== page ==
MIT senior Cecilia Louis, a chemical engineering major, has spent her time during the Institute's Independent Activities Period (IAP) conducting research on flow patterns in artificial arteries — but she hasn't been doing that work in Cambridge.
Louis, one of 51 students currently working abroad during IAP through the MIT International Science and Technology Initiatives (MISTI) program, has been doing her work at the Institut Quimic de Sarria (IQS) in Barcelona as a part of the MIT-Spain Program.
''Although I am only a part of a small group under one professor, and my project is individually tailored, I never lose the sense of being a part of a large team,” Louis said. “In some research situations, it’s easy to isolate yourself and avoid interactions with other people in the laboratory while working. But thanks to the proximity to the other students and the general Spanish hospitality, the experience has also included a sense of camaraderie with the other scientists.”
This year MISTI will send more than 500 MIT students to intern and conduct research at leading companies, universities and NGOs in 10 countries — Brazil, China, France, Germany, India, Israel, Italy, Japan, Mexico and Spain. MISTI internships are all-expenses-paid and are open to all students (undergraduates, graduate students and recent grads) in any major.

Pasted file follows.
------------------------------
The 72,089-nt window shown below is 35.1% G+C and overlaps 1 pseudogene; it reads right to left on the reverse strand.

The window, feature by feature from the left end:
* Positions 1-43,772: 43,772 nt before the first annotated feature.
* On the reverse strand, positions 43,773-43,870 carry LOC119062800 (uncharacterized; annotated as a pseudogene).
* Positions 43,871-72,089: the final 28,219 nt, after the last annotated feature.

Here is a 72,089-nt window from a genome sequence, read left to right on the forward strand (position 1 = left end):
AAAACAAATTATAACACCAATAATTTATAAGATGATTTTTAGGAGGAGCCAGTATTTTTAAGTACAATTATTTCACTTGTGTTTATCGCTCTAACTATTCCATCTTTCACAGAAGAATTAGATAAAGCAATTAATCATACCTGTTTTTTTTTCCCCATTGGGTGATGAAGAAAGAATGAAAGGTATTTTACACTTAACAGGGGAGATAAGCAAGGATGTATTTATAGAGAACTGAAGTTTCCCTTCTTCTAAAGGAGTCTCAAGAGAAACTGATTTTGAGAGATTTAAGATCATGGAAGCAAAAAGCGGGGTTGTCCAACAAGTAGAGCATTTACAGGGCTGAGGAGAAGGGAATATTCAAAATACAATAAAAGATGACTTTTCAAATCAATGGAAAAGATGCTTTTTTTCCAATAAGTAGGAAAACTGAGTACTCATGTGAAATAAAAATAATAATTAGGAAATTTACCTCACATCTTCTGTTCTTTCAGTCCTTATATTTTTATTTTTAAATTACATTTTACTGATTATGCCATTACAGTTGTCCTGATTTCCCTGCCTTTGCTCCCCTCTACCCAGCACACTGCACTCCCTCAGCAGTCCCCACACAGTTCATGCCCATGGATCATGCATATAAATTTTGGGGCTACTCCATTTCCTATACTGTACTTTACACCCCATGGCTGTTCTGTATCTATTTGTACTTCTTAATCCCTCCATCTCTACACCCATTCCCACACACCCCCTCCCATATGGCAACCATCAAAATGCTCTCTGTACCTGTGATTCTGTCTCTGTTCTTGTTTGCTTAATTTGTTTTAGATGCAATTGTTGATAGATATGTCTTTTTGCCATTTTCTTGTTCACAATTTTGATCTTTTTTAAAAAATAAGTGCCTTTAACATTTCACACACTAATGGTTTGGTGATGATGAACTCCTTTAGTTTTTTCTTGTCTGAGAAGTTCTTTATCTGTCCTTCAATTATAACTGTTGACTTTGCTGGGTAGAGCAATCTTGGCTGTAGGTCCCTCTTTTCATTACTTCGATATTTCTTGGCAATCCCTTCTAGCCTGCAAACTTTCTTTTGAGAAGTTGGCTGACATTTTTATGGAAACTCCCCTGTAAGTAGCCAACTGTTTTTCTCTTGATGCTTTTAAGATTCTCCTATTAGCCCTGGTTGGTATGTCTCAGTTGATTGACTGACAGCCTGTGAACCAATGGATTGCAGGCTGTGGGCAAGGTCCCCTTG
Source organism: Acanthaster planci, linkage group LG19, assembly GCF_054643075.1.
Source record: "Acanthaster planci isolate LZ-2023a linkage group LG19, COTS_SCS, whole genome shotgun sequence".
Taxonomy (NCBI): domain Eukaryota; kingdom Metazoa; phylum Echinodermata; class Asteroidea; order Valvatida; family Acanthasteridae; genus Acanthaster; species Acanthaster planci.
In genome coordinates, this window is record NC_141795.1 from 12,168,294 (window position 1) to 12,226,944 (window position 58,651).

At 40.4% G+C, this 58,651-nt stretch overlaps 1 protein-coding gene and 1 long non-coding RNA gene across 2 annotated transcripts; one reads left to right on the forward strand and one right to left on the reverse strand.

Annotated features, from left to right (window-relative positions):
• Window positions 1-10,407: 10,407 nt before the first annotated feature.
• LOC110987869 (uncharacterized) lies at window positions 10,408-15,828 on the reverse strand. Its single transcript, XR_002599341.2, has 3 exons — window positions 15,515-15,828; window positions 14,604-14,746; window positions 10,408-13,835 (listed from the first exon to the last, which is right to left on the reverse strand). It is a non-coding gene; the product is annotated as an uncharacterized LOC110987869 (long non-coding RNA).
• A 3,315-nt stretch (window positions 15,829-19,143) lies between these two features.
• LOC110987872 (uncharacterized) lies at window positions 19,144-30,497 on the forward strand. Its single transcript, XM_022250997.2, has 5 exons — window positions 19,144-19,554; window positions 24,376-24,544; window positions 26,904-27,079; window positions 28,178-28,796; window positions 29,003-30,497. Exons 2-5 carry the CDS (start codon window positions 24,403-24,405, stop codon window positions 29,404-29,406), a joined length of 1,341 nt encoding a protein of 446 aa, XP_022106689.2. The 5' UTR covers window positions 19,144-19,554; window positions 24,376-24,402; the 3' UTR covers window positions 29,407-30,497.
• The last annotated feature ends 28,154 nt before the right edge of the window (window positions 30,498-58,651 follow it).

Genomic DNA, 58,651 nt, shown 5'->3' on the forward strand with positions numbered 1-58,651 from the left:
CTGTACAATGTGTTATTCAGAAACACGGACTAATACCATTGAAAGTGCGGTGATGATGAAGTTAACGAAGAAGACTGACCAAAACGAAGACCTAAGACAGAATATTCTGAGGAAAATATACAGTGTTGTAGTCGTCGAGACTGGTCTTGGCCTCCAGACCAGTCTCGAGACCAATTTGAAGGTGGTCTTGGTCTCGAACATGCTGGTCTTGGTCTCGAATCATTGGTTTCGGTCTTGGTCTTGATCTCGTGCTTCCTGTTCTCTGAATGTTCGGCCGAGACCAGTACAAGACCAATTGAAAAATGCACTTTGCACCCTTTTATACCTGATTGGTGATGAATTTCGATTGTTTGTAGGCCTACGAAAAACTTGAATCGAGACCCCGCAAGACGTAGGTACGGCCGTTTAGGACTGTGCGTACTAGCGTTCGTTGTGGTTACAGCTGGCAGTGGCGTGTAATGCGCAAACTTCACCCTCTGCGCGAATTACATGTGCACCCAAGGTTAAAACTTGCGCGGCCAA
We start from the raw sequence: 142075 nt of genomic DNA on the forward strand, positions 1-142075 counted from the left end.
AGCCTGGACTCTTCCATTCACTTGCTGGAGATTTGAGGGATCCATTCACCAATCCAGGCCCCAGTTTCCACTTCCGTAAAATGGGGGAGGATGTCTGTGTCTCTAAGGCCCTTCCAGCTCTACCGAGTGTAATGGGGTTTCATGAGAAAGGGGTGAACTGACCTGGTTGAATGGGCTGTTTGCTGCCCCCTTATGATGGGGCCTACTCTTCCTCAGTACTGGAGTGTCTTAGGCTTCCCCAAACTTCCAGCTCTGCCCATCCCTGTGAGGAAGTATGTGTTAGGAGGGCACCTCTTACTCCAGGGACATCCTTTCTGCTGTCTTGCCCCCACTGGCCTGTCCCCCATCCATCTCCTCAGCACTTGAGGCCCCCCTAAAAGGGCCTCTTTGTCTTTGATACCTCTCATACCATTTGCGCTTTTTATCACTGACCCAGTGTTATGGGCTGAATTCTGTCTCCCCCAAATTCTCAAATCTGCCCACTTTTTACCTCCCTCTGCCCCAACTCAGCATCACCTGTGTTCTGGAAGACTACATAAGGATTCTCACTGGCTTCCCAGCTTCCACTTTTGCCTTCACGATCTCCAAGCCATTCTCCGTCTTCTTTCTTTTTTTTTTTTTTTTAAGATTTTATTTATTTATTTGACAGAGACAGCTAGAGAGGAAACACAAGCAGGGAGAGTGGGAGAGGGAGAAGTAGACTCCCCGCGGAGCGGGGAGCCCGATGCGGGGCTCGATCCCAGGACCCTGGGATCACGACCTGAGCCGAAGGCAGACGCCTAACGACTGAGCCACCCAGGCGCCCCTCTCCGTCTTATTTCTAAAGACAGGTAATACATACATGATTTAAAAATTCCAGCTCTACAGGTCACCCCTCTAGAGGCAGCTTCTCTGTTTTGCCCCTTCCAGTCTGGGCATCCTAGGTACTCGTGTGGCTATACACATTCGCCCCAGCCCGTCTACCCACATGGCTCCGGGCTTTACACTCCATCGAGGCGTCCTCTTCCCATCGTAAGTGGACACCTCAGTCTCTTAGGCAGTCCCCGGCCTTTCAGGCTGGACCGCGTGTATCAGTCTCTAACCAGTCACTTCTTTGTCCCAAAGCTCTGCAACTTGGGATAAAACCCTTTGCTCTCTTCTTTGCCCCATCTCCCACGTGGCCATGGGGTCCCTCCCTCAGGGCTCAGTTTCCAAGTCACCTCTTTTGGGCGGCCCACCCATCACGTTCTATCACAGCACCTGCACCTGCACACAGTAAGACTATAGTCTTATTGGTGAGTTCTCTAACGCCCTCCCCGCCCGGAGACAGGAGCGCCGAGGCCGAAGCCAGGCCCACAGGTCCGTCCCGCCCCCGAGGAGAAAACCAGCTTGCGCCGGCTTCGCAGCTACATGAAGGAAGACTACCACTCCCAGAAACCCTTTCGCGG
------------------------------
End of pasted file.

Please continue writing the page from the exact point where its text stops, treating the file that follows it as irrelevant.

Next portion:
An environmental engineering major, Isaac Lozada has interned abroad through MISTI three times. His first two internships were in India, and this month Lozada has been in Mexico researching wastewater recycling. The most exciting aspect of this work, Lozada said, has been writing a report “that will improve current water recycling practices and the water situation in the desert areas of the country.”
Across the ocean, freshman Yoonjeong Cha is spending IAP in Germany at the Laboratory of Molecular and Cellular Surgery at Leipzig University Medical School. There, Cha is expanding on her classroom education by participating in cell and molecular biology experiments as a part of an international research team.
And Jeremiah Edwards ’10 is spending a year in Paris studying optimal design and analysis of content delivery networks at France Télécom.
“I'm looking at new ways of sending information through the Internet. Using a new routing paradigm, called network coding, my research focuses on optimizing peer-to-peer networks and streaming content delivery."
Edwards, who studied mathematics at MIT before graduating last year, also studied at France’s prestigious Ecole Polytechnique in 2008 through the MIT-France Program.